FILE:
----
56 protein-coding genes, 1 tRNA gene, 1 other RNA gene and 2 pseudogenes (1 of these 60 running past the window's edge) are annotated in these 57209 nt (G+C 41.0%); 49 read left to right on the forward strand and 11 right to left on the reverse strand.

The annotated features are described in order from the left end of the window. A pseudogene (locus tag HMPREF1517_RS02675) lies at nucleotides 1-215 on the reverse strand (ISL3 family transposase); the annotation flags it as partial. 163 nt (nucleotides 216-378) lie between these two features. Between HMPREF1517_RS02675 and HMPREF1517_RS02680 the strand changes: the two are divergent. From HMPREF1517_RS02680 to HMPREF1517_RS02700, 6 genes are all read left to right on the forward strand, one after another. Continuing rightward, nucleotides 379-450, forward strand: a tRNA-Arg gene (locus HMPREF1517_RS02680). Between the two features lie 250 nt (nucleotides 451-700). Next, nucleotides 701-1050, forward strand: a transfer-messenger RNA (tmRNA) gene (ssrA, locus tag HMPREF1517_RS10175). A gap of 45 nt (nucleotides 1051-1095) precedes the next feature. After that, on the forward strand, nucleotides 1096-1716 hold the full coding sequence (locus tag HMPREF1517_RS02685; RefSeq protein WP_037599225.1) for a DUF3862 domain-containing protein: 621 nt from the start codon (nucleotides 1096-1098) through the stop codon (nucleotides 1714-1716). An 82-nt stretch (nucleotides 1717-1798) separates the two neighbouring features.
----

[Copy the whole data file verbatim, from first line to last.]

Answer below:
56 protein-coding genes, 1 tRNA gene, 1 other RNA gene and 2 pseudogenes (1 of these 60 running past the window's edge) are annotated in these 57209 nt (G+C 41.0%); 49 read left to right on the forward strand and 11 right to left on the reverse strand.

The annotated features are described in order from the left end of the window. A pseudogene (locus tag HMPREF1517_RS02675) lies at nucleotides 1-215 on the reverse strand (ISL3 family transposase); the annotation flags it as partial. 163 nt (nucleotides 216-378) lie between these two features. Between HMPREF1517_RS02675 and HMPREF1517_RS02680 the strand changes: the two are divergent. From HMPREF1517_RS02680 to HMPREF1517_RS02700, 6 genes are all read left to right on the forward strand, one after another. Continuing rightward, nucleotides 379-450, forward strand: a tRNA-Arg gene (locus HMPREF1517_RS02680). Between the two features lie 250 nt (nucleotides 451-700). Next, nucleotides 701-1050, forward strand: a transfer-messenger RNA (tmRNA) gene (ssrA, locus tag HMPREF1517_RS10175). A gap of 45 nt (nucleotides 1051-1095) precedes the next feature. After that, on the forward strand, nucleotides 1096-1716 hold the full coding sequence (locus tag HMPREF1517_RS02685; RefSeq protein WP_037599225.1) for a DUF3862 domain-containing protein: 621 nt from the start codon (nucleotides 1096-1098) through the stop codon (nucleotides 1714-1716). An 82-nt stretch (nucleotides 1717-1798) separates the two neighbouring features.